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Farming and rural life discussion forum. Cooking, hunting, gardening, fishing, critters, etc.
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Wed Jan 18, 2006 8:51 pm

ljw, that's what we use also, works great!

Johnny

Thu Jan 19, 2006 4:23 pm

There are carbide tipped chains. Zip Pen used to have them. They were a big out fir back in the 70's. They are smaller and have a diffferent name now. can't think of it at the minute.
My son and I had a tree cutting business when he first got out of high school. We used a belsaw sharpener. We kept all our sharpened chains stored in a gallon can filled 50 50 with kero and 30 wt non detergent. We would change 3 0r 4 chains a day and just touch them up. We would sharpen a chain 20 or more times. Every now and then we had to take the depth rakers down so you get sufficient bite. You don't want to take them too far or you get chatter or hogging. A loose chain will chatter and hammer the bar. Trying to cut with a dull chain is the worst enemy of a chain saw. You want to see chips flying out and not dust. Most home owner type saws are underpowered from what I see. I still cut and use 10 cord a year.

Bill

Fri Jan 20, 2006 7:13 am

I just cut a couple of trees down. They had been dead for some time, the branches having fallen off.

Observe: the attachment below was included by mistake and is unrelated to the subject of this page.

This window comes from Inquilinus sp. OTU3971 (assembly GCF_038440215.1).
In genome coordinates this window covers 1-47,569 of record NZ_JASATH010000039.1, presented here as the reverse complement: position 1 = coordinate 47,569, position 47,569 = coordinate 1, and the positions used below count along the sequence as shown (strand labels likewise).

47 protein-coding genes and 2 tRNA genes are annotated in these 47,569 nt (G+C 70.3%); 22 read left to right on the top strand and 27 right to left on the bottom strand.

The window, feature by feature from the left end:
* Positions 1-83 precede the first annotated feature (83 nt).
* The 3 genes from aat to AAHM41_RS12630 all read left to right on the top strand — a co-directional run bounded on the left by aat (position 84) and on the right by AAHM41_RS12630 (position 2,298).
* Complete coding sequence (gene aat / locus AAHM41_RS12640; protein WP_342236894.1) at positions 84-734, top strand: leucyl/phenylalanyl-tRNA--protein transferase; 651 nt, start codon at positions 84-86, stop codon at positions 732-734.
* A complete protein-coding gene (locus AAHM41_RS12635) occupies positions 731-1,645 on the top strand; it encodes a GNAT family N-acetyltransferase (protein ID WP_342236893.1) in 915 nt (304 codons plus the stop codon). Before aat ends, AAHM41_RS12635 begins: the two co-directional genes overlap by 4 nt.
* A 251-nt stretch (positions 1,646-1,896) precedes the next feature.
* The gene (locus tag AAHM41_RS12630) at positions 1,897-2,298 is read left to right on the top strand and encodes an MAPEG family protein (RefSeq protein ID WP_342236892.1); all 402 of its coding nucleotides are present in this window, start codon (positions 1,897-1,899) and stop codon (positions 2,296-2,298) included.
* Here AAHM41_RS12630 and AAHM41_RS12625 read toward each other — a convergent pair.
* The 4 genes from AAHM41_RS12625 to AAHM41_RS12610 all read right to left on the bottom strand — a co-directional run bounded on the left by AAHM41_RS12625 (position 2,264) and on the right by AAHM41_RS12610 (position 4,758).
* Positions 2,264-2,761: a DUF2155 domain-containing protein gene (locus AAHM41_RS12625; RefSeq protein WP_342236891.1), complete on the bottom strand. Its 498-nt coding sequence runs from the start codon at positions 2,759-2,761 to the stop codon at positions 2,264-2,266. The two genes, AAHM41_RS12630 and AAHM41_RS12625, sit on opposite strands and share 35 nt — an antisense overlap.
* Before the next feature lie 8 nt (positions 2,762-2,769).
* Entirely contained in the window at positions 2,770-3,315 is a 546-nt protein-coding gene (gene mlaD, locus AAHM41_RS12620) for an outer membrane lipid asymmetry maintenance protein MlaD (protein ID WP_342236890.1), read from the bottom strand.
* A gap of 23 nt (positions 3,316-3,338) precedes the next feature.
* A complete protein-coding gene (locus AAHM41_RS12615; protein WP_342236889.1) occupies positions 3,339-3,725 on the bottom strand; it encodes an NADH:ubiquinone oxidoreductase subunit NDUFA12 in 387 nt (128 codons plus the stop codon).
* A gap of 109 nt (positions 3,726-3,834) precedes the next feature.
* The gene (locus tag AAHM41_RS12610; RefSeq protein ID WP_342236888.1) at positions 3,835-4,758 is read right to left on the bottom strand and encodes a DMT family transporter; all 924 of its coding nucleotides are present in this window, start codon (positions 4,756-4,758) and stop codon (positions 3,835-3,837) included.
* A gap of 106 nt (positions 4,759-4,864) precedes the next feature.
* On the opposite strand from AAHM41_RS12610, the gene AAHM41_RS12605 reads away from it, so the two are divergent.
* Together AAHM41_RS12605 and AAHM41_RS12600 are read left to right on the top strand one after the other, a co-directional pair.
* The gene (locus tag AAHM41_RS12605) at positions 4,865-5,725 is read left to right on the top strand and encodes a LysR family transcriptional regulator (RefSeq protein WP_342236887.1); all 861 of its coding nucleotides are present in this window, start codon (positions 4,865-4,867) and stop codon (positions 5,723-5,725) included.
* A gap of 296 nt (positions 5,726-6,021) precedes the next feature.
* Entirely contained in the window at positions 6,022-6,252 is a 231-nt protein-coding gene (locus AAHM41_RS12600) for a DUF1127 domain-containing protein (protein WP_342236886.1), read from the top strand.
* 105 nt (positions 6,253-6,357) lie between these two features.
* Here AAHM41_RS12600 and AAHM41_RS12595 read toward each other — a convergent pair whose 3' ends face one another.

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This shows the slanted cutting that happens when the chain isn't sharpened equally. I'm a little out of practice. :oops: I could have done better if I hadn't operated the chainsaw with one hand and held my favorite beverage with the other. :shock: That's what it looks like, anyway.
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This is a beech tree that was hollow at the base.
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You have to be very careful when cutting a hollow base tree. One just doesn't know if the stump will break away in the process of cutting it down.

Fri Jan 20, 2006 11:36 am

Hollow trees are the worst. They are the unmost dangerous. I generally try to cut the above the rot if in the open or bring them down in small pieces if not. One fell 90 degrees from where it was supposed to because of the rot.

Bill
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